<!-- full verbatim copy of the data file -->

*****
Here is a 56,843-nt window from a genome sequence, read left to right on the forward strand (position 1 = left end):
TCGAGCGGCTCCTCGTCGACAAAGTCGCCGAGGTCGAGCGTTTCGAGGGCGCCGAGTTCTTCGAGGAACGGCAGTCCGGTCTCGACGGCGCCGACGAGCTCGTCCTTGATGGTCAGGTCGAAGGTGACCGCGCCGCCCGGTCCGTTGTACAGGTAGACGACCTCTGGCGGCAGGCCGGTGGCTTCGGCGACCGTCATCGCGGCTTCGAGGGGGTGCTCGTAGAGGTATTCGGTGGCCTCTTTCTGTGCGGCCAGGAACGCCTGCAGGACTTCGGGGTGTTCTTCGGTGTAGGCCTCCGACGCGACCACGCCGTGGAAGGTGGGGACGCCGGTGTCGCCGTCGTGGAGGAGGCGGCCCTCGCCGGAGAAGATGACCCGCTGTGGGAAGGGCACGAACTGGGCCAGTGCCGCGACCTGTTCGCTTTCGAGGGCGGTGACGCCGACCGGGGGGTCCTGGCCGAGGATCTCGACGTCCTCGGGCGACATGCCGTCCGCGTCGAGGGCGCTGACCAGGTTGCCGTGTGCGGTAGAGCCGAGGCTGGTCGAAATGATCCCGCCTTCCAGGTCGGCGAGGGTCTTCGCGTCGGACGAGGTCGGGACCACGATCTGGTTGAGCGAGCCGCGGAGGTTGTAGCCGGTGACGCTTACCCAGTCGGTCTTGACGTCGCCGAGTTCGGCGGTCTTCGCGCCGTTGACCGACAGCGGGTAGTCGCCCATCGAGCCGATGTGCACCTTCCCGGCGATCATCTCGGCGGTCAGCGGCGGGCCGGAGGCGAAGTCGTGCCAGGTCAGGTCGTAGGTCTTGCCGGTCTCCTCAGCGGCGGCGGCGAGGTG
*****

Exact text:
Here is a 56,843-nt window from a genome sequence, read left to right on the forward strand (position 1 = left end):
TCGAGCGGCTCCTCGTCGACAAAGTCGCCGAGGTCGAGCGTTTCGAGGGCGCCGAGTTCTTCGAGGAACGGCAGTCCGGTCTCGACGGCGCCGACGAGCTCGTCCTTGATGGTCAGGTCGAAGGTGACCGCGCCGCCCGGTCCGTTGTACAGGTAGACGACCTCTGGCGGCAGGCCGGTGGCTTCGGCGACCGTCATCGCGGCTTCGAGGGGGTGCTCGTAGAGGTATTCGGTGGCCTCTTTCTGTGCGGCCAGGAACGCCTGCAGGACTTCGGGGTGTTCTTCGGTGTAGGCCTCCGACGCGACCACGCCGTGGAAGGTGGGGACGCCGGTGTCGCCGTCGTGGAGGAGGCGGCCCTCGCCGGAGAAGATGACCCGCTGTGGGAAGGGCACGAACTGGGCCAGTGCCGCGACCTGTTCGCTTTCGAGGGCGGTGACGCCGACCGGGGGGTCCTGGCCGAGGATCTCGACGTCCTCGGGCGACATGCCGTCCGCGTCGAGGGCGCTGACCAGGTTGCCGTGTGCGGTAGAGCCGAGGCTGGTCGAAATGATCCCGCCTTCCAGGTCGGCGAGGGTCTTCGCGTCGGACGAGGTCGGGACCACGATCTGGTTGAGCGAGCCGCGGAGGTTGTAGCCGGTGACGCTTACCCAGTCGGTCTTGACGTCGCCGAGTTCGGCGGTCTTCGCGCCGTTGACCGACAGCGGGTAGTCGCCCATCGAGCCGATGTGCACCTTCCCGGCGATCATCTCGGCGGTCAGCGGCGGGCCGGAGGCGAAGTCGTGCCAGGTCAGGTCGTAGGTCTTGCCGGTCTCCTCAGCGGCGGCGGCGAGGTG